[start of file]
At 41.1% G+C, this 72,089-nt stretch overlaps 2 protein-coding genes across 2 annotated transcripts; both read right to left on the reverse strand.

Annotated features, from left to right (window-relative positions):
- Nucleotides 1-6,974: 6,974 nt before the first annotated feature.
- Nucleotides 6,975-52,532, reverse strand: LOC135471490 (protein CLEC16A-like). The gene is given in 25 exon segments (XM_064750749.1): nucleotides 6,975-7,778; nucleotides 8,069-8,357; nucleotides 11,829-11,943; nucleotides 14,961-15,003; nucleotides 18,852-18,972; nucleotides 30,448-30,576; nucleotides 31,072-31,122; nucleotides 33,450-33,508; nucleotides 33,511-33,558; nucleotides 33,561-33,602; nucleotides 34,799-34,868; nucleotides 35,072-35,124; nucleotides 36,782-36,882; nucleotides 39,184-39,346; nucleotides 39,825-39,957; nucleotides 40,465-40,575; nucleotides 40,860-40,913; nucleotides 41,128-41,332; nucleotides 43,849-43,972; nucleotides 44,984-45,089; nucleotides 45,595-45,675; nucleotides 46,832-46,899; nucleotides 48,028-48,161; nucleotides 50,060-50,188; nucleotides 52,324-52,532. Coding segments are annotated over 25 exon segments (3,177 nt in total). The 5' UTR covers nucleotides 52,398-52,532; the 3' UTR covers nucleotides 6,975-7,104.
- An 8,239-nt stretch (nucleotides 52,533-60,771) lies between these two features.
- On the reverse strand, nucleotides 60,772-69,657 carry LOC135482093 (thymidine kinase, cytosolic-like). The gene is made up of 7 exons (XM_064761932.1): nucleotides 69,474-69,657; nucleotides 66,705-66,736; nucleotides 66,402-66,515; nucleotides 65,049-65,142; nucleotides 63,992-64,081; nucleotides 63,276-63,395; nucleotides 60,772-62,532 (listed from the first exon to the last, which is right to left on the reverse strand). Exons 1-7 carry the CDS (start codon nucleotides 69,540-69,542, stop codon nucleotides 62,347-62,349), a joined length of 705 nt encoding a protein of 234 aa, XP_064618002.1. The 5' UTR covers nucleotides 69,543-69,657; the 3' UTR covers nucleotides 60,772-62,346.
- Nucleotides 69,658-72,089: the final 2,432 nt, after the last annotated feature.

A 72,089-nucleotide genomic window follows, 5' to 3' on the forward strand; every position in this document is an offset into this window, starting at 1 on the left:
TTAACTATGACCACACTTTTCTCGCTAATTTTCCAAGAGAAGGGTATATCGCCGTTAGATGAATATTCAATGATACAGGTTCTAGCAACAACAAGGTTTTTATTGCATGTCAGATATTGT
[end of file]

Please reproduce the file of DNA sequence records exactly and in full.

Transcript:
At 41.1% G+C, this 72,089-nt stretch overlaps 2 protein-coding genes across 2 annotated transcripts; both read right to left on the reverse strand.

Annotated features, from left to right (window-relative positions):
- Nucleotides 1-6,974: 6,974 nt before the first annotated feature.
- Nucleotides 6,975-52,532, reverse strand: LOC135471490 (protein CLEC16A-like). The gene is given in 25 exon segments (XM_064750749.1): nucleotides 6,975-7,778; nucleotides 8,069-8,357; nucleotides 11,829-11,943; nucleotides 14,961-15,003; nucleotides 18,852-18,972; nucleotides 30,448-30,576; nucleotides 31,072-31,122; nucleotides 33,450-33,508; nucleotides 33,511-33,558; nucleotides 33,561-33,602; nucleotides 34,799-34,868; nucleotides 35,072-35,124; nucleotides 36,782-36,882; nucleotides 39,184-39,346; nucleotides 39,825-39,957; nucleotides 40,465-40,575; nucleotides 40,860-40,913; nucleotides 41,128-41,332; nucleotides 43,849-43,972; nucleotides 44,984-45,089; nucleotides 45,595-45,675; nucleotides 46,832-46,899; nucleotides 48,028-48,161; nucleotides 50,060-50,188; nucleotides 52,324-52,532. Coding segments are annotated over 25 exon segments (3,177 nt in total). The 5' UTR covers nucleotides 52,398-52,532; the 3' UTR covers nucleotides 6,975-7,104.
- An 8,239-nt stretch (nucleotides 52,533-60,771) lies between these two features.
- On the reverse strand, nucleotides 60,772-69,657 carry LOC135482093 (thymidine kinase, cytosolic-like). The gene is made up of 7 exons (XM_064761932.1): nucleotides 69,474-69,657; nucleotides 66,705-66,736; nucleotides 66,402-66,515; nucleotides 65,049-65,142; nucleotides 63,992-64,081; nucleotides 63,276-63,395; nucleotides 60,772-62,532 (listed from the first exon to the last, which is right to left on the reverse strand). Exons 1-7 carry the CDS (start codon nucleotides 69,540-69,542, stop codon nucleotides 62,347-62,349), a joined length of 705 nt encoding a protein of 234 aa, XP_064618002.1. The 5' UTR covers nucleotides 69,543-69,657; the 3' UTR covers nucleotides 60,772-62,346.
- Nucleotides 69,658-72,089: the final 2,432 nt, after the last annotated feature.

A 72,089-nucleotide genomic window follows, 5' to 3' on the forward strand; every position in this document is an offset into this window, starting at 1 on the left:
TTAACTATGACCACACTTTTCTCGCTAATTTTCCAAGAGAAGGGTATATCGCCGTTAGATGAATATTCAATGATACAGGTTCTAGCAACAACAAGGTTTTTATTGCATGTCAGATATTGT